Among Bhima's three sons, Sarvaga did not participate in the Kurukshetra war, Sutasoma was killed by Ashwatthama and Ghatotkacha was killed by Karna. When Yudhishthira became emperor of Indraprastha he sent his four younger brothers out in different directions to subjugate kingdoms for the Rajasuya sacrifice. Bhima was sent out to the East, since Bhishma thought the easterners were skilled in fighting from the backs of elephants and in fighting with bare arms, he deemed Bhima to be the most ideal person to wage wars in that region. The Mahabharata mentions several kingdoms to the east of Indraprastha. Key victories include his fights with: Jarasandha of the Magadha empire; this was the most important win, as Jarasandha had several allies in the region, including Shishupala and Bhagadatta. Krishna tricked Jarasandha into having a wrestling bout with Bhima; this was an agonizing battle. At the end, Bhima tore apart his body into two. Dasarnas, where the king called Sudharman with his bare arms fought a fierce battle with Bhima, who appointed the mighty Sudharman as the first-in-command of his forces.

Karna. When Bhima came to Anga Kingdom, Karna didn’t accept to make alliance due to which a terrific war took place between Bhima and Karna. Bhima and Karna both were good archers; each used some of their prominent weapons on each other. Bhima broke Karna’s bow. Both of them fought with the mace. At last Bhima failed to kill because of Karna's Kavacha Kundal. Sishupala of Chedi Kingdom, Matsya and the country called Madahara and the Somadheyas and the king of the Bhargas, as the ruler of the Nishadas and Manimat: Southern Mallas and the Bhagauanta mountain. Sarmakas and the Varmakas After Yudhishthira succumbed to Shakuni's challenge in the game of dice, the Pandavas were forced into exile for 13 years, one of, in anonymity; the exile period in the forests, saw the Pandavas com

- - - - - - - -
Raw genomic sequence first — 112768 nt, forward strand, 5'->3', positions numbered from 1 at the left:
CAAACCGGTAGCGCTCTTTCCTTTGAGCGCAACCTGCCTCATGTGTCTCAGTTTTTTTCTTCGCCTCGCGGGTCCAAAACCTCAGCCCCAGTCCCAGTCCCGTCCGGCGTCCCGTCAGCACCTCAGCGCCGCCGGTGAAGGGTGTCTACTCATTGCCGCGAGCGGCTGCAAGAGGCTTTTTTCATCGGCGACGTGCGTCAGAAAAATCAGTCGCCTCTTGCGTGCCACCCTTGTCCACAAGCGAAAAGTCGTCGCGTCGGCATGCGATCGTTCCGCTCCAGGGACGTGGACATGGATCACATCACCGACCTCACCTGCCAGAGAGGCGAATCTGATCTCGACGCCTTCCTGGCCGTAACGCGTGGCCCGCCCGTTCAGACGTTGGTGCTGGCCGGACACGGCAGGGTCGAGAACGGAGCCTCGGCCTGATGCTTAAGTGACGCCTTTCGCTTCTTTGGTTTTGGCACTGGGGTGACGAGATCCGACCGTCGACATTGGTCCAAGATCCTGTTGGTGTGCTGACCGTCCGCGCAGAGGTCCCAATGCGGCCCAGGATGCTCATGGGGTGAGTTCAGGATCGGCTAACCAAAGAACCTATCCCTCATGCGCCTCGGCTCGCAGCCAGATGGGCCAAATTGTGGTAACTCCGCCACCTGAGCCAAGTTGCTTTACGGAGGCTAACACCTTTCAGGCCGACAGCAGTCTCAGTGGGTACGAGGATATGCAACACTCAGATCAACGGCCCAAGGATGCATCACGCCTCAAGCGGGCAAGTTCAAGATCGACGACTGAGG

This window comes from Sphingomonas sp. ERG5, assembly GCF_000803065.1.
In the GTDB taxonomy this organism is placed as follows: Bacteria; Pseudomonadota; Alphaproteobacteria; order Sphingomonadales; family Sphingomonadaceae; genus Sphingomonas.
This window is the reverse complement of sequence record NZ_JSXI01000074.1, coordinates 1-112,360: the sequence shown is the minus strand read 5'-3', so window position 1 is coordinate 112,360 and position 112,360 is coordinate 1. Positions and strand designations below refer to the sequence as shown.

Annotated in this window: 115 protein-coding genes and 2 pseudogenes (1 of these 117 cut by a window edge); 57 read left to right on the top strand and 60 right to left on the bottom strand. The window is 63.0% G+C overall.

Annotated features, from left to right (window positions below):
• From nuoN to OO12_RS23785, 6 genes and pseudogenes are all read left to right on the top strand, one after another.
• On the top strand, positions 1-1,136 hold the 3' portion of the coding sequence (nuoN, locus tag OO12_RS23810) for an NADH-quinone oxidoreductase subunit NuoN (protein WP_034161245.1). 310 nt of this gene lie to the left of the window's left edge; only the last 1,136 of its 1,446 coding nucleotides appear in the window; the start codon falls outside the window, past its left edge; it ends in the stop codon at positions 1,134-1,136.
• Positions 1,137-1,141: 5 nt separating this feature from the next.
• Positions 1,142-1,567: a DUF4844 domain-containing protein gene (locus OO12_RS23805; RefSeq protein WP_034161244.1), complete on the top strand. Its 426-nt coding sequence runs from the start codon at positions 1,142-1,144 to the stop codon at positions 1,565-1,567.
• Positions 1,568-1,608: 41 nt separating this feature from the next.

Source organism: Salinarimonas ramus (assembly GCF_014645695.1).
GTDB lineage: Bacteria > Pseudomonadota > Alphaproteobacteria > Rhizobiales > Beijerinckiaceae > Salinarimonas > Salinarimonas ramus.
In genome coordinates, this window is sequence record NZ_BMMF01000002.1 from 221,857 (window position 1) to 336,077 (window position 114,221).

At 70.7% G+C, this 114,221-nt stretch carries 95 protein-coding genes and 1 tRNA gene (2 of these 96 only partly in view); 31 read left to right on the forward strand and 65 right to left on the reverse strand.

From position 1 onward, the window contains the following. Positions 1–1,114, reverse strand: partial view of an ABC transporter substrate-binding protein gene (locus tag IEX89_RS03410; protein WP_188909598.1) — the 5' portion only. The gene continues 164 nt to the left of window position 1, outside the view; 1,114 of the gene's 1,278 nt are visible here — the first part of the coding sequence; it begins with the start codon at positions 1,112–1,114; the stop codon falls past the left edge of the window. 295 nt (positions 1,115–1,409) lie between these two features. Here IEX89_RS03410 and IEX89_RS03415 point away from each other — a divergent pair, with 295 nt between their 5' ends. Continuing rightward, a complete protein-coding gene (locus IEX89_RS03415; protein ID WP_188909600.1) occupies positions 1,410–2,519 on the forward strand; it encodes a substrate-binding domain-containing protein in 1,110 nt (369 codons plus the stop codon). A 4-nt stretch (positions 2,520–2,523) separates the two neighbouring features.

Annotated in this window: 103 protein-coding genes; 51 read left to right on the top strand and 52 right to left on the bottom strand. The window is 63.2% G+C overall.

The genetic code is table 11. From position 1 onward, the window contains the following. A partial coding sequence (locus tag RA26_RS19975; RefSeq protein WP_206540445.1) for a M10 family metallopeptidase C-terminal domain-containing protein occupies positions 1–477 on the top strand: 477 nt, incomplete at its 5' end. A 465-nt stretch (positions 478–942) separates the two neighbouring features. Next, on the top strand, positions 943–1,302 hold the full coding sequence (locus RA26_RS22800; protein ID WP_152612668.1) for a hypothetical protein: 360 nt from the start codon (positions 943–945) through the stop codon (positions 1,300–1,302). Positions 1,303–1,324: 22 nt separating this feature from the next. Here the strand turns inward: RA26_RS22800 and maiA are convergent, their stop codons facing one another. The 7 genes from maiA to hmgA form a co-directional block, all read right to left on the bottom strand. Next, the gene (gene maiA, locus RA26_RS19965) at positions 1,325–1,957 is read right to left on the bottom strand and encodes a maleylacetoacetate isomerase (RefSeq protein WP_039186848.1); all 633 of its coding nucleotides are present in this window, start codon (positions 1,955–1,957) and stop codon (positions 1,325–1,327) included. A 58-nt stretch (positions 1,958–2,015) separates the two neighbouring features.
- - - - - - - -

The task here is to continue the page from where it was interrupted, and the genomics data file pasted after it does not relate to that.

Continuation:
Greenwell Street

Greenwell Street is a street in the City of Westminster, that runs from Bolsover Street in the east to Cleveland Street in the west. Great Titchfield Street joins it on its south side; the Royal National Orthopaedic Hospital Trust Outpatient Assessment Centre is located in Bolsover Street on the corner with Greenwell Street. The sculptures of a boy holding a cricket bat and a girl with flowers that once flanked the Bolsover Street entrance to the building, which has since been demolished and replaced, have been placed on the Greenwell Street side of the building with a blue plaque between them; the sculptor John Flaxman once lived in the street. Media related to Greenwell Street, London at Wikimedia Commons

Joseph Cooper House

Joseph Cooper House is located in Camden, Camden County, New Jersey, United States. The house was built in 1695 and added to the National Register of Historic Places on March 14, 1973. A fire, about 2005, destroyed the roof; the ruins of the building are planned to become a pavilion in the surrounding park. The Cooper family were involved in operating ferries along the Delaware River, including from slip nearby. Joseph Cooper House is a historic site located in Pyne Point Park on 7th and Erie street in Camden NJ, it was built by William Cooper and Joseph Cooper in 1695, this makes it the oldest structure in the city of Camden. The ten room manor was built in sections, the first in dutch colonial style in the late 17th century was constructed from ironstone; the second part a two story addition was built using brick imported from England in the early 18th century. The Joseph Cooper house and Pyne point park where owned by the Cooper family and were both purchased by the city in 1913. Before being damaged by a fire in 2005, it served as a library and meeting house.